Monthly Archives: June 2020
June 2020: boredom reigns supreme
June is normally a boring month in my life. High school sports are over until Labor Day weekend, so work slows down. The heat ratchets up, so I am loath to leave my basement. I have scheduled my visits with Dr. Jones and Dr. Custer to where they don’t fall in June.
The only thing breaking the June monotony has been an occasional road trip. Last year, that trip didn’t come until the very end of June and spilled into July. I recall it was terrible because most of the employees of Buffalo Wild Wings #0154 (Shoal Creek in northeast Kansas City/Liberty) took vacation, so nobody I knew was working.
This June, however, has been more boring than usual.
No work, thanks to COVID-19. Very few trips outside 1224 North Brooks, which right now isn’t so bad. No chance to spend money, and no dealing with the oppressive heat, which hit 39 Celsius (102 F) in Russell today and only figures to get worse in July and August.
Other than two visits with Crista and a few other trips to Hays for provisions, my only out of town trips were to Hutchinson on the 2nd and Salina on the 12th. I thought about a mid-month excursion, but decided against it.
Not much trivia. I’ve kept the Wednesday and Thursday night dates playing SIX. I’m playing right now since Brainbuster is on at 19:00.
I have not eaten in a restaurant since 17 February, when I met Peggy at the McDonald’s in Russell. I visited Old Chicago in Hays a couple of times in January, plus Minksy’s and Buffalo Wild Wings in Kansas City at the beginning of the year when my dad had to go to the KU Medical Center in KCK for surgery.
Eating out is not a big thing for right now. I’m not in the mood to go to the Old Chicago in Hays because I’m sure people I can’t stand will be there. Going in Salina will present the problem of having to choose between a very late return or fighting the blinding sunset. Also, I’ve stuffed my freezer to the point where it’s having trouble closing, so I’d better not let that go to waste.
I’ve watched The O.C. on what seems like an endless loop for the last three weeks. I’m sad Peter Gallagher no longer appears on Law & Order: SVU. He is the best reason to watch The O.C., the beauty of Kelly Rowan, Mischa Barton, Autumn Reeser and other ladies notwithstanding.
I’m also watching Monk again. I’m still in season one.
I’ve stopped watching Lifetime Movie Network. Besides, I don’t think there will be many, if any, new releases for the foreseeable future with studios shuttered for COVID-19. Many of the actors and actresses in those movies, as well as the studios, are Canadian, which will complicate matters since travel between Canada and the US is severely restricted, if not banned outright.
June boredom may not be the worst for me. Last Thursday (25 June) was the 16th anniversary of my first date with Renetta Rogers, the statuesque beauty whom I seriously thought was “THE ONE”. I can’t help but feel so helpless every time that anniversary comes and goes. I screwed that up so badly, and I deserve to be lonely. I am too stupid to realize it’s too late to find someone. I am going to die alone.
July will likely be more of the same. And August. And September. Heaven help me.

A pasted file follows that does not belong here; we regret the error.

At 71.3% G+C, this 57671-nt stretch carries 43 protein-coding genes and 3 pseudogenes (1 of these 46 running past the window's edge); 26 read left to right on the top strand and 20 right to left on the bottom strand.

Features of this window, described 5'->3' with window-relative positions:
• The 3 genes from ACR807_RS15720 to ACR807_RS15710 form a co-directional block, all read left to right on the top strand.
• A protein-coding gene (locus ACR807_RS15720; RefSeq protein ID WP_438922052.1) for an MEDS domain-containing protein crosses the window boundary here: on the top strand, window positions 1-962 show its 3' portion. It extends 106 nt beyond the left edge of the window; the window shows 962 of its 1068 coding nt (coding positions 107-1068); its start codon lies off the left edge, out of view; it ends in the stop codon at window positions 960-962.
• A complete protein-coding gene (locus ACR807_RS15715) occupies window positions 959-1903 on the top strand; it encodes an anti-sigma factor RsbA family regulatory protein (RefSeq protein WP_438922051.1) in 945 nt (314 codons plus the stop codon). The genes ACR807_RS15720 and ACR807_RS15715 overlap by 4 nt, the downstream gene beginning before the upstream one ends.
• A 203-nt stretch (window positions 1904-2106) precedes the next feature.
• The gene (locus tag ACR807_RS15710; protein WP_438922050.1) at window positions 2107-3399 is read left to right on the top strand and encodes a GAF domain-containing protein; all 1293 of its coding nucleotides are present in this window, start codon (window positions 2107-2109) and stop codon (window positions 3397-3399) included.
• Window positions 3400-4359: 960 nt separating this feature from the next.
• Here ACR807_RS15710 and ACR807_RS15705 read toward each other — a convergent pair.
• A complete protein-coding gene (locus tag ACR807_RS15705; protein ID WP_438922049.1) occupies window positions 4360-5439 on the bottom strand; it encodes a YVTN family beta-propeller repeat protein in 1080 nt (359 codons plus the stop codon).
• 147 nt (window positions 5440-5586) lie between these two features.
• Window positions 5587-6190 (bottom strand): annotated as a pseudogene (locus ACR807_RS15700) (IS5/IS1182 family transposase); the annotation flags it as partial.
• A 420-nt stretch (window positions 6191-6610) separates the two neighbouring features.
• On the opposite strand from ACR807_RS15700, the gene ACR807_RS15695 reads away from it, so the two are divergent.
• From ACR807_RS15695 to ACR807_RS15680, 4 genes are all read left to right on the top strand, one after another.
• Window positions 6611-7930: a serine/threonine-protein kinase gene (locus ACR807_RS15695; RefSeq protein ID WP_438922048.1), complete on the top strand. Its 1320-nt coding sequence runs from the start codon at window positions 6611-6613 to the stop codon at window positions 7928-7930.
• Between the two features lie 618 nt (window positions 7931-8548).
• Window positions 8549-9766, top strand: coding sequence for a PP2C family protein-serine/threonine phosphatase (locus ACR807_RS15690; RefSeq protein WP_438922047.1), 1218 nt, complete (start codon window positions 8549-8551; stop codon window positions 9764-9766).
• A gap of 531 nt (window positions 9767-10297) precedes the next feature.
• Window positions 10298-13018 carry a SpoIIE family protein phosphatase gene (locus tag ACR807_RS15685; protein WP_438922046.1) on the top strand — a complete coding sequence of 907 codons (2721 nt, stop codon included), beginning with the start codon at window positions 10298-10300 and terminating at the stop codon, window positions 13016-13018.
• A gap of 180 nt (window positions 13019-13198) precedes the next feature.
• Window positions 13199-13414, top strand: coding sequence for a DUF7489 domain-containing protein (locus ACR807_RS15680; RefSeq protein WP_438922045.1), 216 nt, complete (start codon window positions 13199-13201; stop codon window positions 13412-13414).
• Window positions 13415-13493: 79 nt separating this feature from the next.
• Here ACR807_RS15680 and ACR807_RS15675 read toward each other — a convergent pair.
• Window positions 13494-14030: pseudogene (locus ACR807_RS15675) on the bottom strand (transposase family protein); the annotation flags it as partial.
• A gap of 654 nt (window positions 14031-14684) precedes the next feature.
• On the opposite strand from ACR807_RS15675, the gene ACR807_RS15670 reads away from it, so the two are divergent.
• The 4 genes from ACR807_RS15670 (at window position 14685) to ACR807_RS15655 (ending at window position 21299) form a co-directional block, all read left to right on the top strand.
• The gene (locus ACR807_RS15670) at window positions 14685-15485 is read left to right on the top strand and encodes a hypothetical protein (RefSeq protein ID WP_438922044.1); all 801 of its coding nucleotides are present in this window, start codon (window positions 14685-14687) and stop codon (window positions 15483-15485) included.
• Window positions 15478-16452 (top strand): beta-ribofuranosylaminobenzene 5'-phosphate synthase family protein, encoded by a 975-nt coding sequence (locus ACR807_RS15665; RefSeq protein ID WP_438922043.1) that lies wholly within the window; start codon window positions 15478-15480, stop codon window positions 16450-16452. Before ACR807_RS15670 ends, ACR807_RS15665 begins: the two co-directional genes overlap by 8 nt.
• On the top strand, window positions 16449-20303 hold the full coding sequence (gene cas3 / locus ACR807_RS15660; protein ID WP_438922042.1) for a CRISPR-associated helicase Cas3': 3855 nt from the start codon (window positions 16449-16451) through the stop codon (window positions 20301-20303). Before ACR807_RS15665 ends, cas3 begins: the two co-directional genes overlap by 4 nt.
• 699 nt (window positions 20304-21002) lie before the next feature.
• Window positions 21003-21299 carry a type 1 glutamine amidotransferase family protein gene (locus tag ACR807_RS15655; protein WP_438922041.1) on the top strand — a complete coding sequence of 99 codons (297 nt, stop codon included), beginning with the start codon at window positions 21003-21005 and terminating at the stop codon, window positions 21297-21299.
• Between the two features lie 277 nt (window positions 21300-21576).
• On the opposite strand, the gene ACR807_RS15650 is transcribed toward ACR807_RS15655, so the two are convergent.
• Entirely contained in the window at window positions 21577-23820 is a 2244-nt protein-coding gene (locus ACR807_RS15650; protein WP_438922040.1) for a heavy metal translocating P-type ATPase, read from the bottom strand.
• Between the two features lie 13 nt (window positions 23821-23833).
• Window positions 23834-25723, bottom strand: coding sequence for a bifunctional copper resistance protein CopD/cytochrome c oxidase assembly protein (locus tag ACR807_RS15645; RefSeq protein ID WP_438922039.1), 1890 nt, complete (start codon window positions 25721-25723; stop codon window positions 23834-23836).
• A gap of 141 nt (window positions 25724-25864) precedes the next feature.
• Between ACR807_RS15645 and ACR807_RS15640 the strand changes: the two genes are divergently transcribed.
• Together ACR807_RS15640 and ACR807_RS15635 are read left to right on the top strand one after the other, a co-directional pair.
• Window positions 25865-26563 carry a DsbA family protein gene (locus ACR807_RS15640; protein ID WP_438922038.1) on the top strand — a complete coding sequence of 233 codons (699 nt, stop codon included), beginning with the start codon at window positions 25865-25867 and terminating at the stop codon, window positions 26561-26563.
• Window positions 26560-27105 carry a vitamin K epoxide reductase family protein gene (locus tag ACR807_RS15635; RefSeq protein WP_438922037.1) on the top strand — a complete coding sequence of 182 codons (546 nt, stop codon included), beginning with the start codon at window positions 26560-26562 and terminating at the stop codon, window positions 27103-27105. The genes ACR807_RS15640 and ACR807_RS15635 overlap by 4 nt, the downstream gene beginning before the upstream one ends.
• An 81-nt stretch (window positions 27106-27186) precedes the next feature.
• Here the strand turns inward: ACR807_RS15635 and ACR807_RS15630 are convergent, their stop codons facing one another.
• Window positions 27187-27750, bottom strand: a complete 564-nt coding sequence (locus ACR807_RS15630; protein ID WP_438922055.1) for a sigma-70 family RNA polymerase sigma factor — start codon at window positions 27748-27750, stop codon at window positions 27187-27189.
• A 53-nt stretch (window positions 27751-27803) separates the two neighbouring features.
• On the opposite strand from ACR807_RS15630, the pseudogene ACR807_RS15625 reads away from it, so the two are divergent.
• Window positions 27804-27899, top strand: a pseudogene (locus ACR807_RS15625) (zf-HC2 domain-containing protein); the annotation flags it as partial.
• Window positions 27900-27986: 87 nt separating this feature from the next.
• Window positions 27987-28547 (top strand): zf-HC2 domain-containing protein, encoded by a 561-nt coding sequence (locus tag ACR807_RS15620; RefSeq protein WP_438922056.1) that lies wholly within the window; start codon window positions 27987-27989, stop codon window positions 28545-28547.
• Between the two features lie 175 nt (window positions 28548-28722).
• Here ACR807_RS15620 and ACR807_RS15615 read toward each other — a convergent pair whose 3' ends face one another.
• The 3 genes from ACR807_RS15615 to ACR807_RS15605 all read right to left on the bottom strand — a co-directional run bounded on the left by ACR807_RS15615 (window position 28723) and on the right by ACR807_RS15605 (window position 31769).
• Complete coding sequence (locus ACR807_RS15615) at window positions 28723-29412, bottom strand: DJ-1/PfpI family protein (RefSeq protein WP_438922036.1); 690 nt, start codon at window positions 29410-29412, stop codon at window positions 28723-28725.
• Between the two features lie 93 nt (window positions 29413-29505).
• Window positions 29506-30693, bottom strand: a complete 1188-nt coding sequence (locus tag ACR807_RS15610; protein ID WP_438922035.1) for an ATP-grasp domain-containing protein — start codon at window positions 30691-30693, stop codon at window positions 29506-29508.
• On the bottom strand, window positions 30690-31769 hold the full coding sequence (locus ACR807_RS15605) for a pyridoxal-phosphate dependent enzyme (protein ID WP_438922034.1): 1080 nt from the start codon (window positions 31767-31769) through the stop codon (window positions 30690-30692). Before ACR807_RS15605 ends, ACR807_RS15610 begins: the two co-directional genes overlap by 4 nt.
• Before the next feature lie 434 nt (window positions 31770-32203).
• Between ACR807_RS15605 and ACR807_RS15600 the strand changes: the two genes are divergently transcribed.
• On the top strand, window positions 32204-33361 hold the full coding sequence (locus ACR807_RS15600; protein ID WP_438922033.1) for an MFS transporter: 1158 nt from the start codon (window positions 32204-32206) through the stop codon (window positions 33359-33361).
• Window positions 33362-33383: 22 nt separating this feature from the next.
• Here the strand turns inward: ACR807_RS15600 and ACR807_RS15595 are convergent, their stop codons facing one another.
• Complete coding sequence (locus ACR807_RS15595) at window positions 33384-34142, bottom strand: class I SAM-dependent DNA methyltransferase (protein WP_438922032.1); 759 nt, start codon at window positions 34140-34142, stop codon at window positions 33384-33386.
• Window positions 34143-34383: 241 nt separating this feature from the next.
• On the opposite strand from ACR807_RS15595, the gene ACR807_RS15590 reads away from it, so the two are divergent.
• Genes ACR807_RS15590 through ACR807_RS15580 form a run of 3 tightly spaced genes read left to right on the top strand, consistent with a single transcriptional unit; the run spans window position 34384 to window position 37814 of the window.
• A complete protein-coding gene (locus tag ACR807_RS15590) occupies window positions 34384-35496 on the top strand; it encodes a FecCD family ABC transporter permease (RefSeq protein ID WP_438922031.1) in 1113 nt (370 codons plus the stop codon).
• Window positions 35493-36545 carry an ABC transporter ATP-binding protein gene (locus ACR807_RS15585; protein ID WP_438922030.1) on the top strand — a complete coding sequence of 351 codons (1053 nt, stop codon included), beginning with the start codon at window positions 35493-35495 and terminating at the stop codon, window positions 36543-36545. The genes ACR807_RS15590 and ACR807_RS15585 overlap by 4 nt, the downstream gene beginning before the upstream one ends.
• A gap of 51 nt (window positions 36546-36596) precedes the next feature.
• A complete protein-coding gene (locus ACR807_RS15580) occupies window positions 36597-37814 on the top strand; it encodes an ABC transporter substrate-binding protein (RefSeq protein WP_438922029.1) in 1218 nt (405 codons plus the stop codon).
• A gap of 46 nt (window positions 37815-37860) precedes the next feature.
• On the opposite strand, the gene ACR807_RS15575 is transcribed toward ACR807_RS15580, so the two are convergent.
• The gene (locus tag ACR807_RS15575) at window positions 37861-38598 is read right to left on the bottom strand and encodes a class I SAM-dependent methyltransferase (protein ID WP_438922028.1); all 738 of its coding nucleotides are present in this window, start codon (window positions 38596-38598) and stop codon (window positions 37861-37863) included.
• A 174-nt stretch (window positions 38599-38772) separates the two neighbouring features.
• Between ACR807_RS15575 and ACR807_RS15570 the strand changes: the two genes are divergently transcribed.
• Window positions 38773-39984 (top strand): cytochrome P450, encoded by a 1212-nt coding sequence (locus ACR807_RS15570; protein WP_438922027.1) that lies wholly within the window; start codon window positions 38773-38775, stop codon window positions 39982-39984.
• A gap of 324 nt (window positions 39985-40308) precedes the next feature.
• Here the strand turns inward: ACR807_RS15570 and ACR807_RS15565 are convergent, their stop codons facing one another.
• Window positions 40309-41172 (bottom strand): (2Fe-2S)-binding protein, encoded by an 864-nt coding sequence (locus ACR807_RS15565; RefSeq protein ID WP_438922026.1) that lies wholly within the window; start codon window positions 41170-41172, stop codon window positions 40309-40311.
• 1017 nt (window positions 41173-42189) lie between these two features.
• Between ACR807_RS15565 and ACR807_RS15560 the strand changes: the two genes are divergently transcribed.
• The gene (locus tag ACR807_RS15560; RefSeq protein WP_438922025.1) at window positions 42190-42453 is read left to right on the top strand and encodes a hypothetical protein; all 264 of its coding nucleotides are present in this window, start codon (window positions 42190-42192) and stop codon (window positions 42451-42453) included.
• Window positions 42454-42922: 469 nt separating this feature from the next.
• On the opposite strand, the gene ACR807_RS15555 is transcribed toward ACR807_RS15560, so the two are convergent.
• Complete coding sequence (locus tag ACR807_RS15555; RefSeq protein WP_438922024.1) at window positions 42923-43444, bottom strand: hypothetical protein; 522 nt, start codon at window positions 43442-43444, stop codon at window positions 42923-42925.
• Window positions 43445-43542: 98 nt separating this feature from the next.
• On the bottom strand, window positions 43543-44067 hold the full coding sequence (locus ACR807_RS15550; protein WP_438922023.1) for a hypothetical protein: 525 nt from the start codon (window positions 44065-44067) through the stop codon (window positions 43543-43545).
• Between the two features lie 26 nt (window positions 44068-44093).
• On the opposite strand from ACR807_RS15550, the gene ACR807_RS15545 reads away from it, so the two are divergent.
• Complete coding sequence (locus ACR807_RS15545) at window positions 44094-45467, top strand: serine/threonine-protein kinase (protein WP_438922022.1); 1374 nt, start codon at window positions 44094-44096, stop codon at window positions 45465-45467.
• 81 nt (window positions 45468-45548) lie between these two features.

Father’s Day without baseball: un-American
Ah, Father’s Day. An observance I will never be a part of. I’m not going to be a father, which is not a bad thing. I would not want to pass my defective DNA to anyone. That would be grossly unfair.
This is my dad’s first Father’s Day without his father, who passed away 11 March at 97. He hasn’t said a word about it. I probably thought of it before he did.
For the first time since 1981, there will be no Major League Baseball on Father’s Day. The reason there wasn’t Father’s Day baseball 39 years ago was because the MLB Players Association went on strike 12 June and stayed out through the end of July, although games did not resume until 9 August with the All-Star Game in Cleveland.
Seven hundred twelve games were wiped out by the strike, which foisted upon us the comically bad split season, which cost the Cardinals and Reds, the teams with the best overall records
Ironically, Father’s Day in 1981 was also 21 June. Two other Father’s Days falling on 21 June produced MLB history.
In 1964, the Phillies’ Jim Bunning pitched a perfect game against the Mets at Shea Stadium. Bunning, a father of six, struck out 10 in the first National League perfect game since 1880 and the first regular season perfect game since 1922, when Charles Robertson authored one for the Tigers.
Of course, in between Robertson and Bunning, Don Larsen of the Yankees notched the most famous perfect game of all in the 1956 World Series vs. the Dodgers. It should also be noted Harvey Haddix pitched 12 1/3 perfect innings for the Pirates at Milwaukee in 1959, only to lose to the Braves.
The day after the game, Bunning was the New York Times‘ “Man in the News”, a rare honor for an athlete. On the same page as that item was a cigar advertisement with Phillies’ manager Gene Mauch, who has been described as the most successful manager to never appear in the World Series.
Philadelphia was a lead-pipe cinch for the World Series until the infamous “Phold”.
The Phillies led the National League (there were no divisions until 1969) by 6 1/2 games with 12 to play, only to lose 10 in a row (four to the Reds, three apiece to the Braves and Cardinals) and see their pennant dreams vanish. Mauch was widely blamed for pitching Bunning and left-hander Chris Short constantly on two days’ rest, simply because he didn’t trust anyone else on his staff. The only pitchers who could have possibly survived that workload are knuckleball specialists (Wilbur Wood, Phil Niekro, Charlie Hough, Tim Wakefield), and even then it would be dicey.
Hours after Bunning’s perfect game, something much more sinister took place in the piney woods of east Mississippi.
Andrew Goodman, Michael Schwerner and James Chaney were murdered by the Ku Klux Klan, led by Neshoba County Deputy Sheriff Cecil Price and trigger man Alton Wayne Roberts, who was dishonorably discharged from the Marines. It wasn’t until 4 August that the bodies were found in an earthen dam.
Six year’s after Bunning’s pitching gem, Cesar Gutierrez had his day in the sun.